It’s Not Your Job, But Somebody Has To Do It – Rea CPA

It’s Not Your Job, But Somebody Has To Do It

Beneficiary Designations | Update Retirement Plan | Ohio CPA Firm
Under Section 107 of the Employee Retirement Income Security Act of 1974, the party responsible for filing plan reports must “maintain records to provide sufficient detail to verify, explain, clarify and check for accuracy and completeness.” Additionally, under Section 209, employers must maintain employee records “sufficient to determine the benefits due or which may become due to such employees.” Keep reading to learn more.

7 Tips To Help Retirement Plan Participants Complete & Regularly Update Their Beneficiary Designations

It’s pretty common for employees to forget to update the beneficiary designations on their retirement plans – especially younger plan participants who tend to pay less attention to these designations because, after all, they have all the time in the world to take care of it. But even though you know that this is happening, you are probably wondering if it’s your job (as the plan sponsor) to remind them to update their paperwork. After all, you’re supposed to be their employer … not their helicopter parent.

While it is certainly not the responsibility of the employer to check and double-check the accuracy of an employee’s beneficiary designations, there are some pretty good reasons why plan sponsors should reconsider their role in the process.

Also read Need Help Retaining Employees?

Who’s Job Is It To Collect & Retain Completed Beneficiary Forms?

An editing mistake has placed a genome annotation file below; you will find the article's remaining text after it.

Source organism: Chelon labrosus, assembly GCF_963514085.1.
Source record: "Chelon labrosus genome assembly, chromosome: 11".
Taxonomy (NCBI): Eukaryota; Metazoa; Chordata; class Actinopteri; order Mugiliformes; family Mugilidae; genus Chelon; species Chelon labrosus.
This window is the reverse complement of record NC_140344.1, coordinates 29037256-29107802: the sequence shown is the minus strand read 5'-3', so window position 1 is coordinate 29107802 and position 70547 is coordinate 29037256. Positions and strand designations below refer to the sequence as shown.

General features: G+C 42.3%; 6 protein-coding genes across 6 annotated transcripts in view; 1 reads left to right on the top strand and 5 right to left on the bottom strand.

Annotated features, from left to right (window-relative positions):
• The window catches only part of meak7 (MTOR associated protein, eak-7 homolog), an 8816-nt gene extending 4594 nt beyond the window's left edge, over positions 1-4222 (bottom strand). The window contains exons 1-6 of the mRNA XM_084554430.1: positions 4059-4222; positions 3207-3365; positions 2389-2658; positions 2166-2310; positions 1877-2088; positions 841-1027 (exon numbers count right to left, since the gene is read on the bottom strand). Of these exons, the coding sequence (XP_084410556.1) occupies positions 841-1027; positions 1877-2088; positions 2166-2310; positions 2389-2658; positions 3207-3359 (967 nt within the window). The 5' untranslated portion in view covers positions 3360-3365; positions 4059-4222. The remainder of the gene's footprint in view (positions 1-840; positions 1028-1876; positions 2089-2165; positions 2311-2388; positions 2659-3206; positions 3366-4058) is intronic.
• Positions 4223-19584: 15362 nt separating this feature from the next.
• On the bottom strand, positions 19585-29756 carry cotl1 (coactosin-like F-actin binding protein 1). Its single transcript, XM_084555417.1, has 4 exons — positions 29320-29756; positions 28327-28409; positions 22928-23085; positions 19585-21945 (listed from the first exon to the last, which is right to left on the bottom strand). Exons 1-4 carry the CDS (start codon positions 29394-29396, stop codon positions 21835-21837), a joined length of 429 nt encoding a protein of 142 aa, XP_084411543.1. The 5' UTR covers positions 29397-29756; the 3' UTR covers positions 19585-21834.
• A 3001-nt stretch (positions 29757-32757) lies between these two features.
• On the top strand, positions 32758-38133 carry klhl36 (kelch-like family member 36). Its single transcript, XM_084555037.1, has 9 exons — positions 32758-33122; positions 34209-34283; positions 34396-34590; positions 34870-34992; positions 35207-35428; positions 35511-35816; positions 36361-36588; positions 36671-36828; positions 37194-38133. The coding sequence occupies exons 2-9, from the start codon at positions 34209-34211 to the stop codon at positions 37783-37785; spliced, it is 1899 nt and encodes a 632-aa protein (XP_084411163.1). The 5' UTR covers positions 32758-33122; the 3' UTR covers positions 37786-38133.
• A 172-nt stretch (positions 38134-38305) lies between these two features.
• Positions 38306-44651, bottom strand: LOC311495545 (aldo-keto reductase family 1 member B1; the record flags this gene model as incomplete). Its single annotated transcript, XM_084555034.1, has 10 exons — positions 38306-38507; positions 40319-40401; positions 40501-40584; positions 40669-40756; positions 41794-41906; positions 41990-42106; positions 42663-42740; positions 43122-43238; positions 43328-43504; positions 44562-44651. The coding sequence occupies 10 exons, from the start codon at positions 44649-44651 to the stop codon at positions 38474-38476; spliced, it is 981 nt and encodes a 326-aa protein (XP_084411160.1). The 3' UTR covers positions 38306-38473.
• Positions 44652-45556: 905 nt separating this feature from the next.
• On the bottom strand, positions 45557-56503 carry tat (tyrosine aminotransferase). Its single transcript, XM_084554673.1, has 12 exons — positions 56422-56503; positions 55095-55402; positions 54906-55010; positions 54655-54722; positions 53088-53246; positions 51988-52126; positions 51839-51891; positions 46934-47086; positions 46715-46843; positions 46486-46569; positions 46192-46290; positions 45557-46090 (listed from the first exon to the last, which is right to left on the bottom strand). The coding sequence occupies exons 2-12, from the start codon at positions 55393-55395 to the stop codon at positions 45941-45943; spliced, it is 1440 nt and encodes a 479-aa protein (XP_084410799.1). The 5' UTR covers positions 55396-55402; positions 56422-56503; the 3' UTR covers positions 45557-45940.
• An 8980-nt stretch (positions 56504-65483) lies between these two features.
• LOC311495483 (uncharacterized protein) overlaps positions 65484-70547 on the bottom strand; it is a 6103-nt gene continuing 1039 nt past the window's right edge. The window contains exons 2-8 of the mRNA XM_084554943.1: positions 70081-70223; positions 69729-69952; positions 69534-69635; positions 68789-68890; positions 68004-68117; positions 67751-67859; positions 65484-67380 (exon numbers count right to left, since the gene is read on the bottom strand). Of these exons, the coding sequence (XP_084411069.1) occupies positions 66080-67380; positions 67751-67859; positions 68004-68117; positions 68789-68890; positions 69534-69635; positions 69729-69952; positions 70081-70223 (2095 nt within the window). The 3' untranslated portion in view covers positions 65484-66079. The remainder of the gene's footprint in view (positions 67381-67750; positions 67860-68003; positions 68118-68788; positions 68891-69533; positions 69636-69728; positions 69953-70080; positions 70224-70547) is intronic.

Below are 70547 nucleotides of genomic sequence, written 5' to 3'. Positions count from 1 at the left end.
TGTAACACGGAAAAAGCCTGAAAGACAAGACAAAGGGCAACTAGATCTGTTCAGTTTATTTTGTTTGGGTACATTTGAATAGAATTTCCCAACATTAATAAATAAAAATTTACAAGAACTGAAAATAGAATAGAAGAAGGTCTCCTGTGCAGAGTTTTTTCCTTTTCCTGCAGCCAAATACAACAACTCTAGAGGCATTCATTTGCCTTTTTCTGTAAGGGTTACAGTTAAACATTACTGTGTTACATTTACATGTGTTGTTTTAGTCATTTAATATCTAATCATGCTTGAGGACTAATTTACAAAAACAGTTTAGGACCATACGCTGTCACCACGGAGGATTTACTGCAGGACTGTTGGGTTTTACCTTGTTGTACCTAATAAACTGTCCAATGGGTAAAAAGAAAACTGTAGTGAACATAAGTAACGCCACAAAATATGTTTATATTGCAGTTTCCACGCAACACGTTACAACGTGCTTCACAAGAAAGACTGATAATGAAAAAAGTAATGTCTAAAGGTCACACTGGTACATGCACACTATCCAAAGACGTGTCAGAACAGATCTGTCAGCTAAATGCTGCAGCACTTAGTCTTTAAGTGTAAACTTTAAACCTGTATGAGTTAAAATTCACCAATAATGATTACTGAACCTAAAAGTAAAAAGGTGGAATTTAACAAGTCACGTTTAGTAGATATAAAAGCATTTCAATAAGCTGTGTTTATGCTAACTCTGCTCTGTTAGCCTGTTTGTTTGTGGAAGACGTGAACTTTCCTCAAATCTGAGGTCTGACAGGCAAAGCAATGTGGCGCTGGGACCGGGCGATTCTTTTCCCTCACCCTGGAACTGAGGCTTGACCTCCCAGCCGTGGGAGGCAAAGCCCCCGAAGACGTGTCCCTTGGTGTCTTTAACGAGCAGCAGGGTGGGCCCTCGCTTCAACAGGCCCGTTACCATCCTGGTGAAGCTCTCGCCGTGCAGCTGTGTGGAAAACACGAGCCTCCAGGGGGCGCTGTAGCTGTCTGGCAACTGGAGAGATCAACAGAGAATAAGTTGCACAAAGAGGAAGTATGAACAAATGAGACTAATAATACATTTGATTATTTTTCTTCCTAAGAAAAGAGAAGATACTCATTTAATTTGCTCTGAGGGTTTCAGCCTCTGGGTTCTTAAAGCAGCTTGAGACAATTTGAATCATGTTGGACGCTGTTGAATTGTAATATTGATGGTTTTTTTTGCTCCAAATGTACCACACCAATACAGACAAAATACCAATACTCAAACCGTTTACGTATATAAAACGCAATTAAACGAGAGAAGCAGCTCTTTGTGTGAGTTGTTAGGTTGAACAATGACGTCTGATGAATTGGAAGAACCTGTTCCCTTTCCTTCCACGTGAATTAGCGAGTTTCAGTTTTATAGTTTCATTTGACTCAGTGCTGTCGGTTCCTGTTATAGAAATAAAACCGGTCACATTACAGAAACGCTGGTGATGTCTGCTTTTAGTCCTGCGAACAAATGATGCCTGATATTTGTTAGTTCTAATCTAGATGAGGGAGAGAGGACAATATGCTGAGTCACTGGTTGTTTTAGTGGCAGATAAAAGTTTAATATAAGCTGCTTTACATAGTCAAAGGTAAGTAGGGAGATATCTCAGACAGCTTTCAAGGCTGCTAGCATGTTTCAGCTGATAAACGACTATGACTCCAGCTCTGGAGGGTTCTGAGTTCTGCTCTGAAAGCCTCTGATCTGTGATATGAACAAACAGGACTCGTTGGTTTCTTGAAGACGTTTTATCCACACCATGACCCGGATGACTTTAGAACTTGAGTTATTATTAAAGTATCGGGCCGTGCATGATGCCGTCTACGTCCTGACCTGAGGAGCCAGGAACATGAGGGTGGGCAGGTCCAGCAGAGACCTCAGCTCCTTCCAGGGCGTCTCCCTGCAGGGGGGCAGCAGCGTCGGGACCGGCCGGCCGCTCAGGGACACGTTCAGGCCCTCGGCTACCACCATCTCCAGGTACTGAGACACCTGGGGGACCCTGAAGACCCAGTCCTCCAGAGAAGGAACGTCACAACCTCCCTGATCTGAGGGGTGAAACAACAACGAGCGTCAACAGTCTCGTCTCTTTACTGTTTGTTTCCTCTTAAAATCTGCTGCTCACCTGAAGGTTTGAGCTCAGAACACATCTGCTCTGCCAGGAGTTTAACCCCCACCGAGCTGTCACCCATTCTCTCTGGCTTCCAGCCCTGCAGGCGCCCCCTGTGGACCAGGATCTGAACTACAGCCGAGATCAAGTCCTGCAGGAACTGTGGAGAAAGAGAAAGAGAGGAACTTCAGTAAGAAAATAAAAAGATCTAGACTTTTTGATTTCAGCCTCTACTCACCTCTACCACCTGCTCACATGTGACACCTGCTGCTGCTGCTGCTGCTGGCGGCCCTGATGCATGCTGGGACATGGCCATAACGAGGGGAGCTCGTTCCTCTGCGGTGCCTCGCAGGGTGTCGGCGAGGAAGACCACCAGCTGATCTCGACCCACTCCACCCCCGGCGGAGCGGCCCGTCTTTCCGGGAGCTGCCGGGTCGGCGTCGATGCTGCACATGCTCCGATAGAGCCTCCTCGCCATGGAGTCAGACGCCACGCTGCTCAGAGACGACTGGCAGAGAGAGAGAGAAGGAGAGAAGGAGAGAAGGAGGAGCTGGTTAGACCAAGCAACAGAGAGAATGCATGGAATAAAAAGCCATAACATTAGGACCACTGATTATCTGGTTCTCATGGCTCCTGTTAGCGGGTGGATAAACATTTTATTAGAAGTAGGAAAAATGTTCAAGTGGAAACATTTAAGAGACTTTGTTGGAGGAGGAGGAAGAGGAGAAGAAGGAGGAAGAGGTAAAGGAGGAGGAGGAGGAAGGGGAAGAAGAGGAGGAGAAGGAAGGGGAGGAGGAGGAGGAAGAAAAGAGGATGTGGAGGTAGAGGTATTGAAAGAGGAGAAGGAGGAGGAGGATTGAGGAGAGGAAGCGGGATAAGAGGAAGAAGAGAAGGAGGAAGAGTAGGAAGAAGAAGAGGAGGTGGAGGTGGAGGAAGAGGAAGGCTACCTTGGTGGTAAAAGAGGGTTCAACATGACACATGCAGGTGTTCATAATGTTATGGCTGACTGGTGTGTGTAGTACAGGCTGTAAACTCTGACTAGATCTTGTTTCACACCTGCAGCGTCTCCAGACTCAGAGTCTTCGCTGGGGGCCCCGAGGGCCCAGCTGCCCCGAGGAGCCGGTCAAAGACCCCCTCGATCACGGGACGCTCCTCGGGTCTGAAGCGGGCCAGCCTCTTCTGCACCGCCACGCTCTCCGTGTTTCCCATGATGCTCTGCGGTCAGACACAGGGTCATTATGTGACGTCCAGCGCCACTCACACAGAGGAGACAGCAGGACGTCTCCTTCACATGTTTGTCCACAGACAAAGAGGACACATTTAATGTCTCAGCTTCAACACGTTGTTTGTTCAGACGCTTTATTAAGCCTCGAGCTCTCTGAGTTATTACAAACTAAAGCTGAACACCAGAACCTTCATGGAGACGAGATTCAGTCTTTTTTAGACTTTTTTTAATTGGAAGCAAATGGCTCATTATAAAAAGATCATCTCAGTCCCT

Even though some employers believe that it’s the responsibility of the plan’s record keeper (or third-party administrator) to collect and retain completed beneficiary forms, more often than not, this responsibility actually falls on the plan administrator (also known as the employer). Sure, your TPA is likely saving the beneficiary forms they receive; but it’s actually up to the employer to keep completed beneficiary forms on file for every employee who is eligible to participate in the plan – even if they are not deferring.

Under Section 107 of the Employee Retirement Income Security Act of 1974, the party responsible for filing plan reports must “maintain records to provide sufficient detail to verify, explain, clarify and check for accuracy and completeness.” Additionally, under Section 209, employers must maintain employee records “sufficient to determine the benefits due or which may become due to such employees.”


Listen to episode 164, “Better Uses For Your Money In 2019,” of Rea’s award-winning podcast, unsuitable on Rea Radio, to hear Angie Isakson discuss ways you can empower your employees to save more for retirement.

Why Ensure Forms Are Updated?

While plan administrators are persistent about having their employees enroll in the plan, they don’t always require the beneficiary designation form to be completed.

The law requires most plans, including 401(k) plans, to have a spouse listed as at least a partial beneficiary of a participants plan unless that person signs off on naming a different beneficiary. As a result, many married employees will choose not to complete a beneficiary designation because they don’t think it is necessary. The issue, however, is that situations change over time. Single participants get married, married participants get divorced (and maybe remarry) and so on … While life is happening, participants often neglect to update their beneficiary designations to keep up with the changes.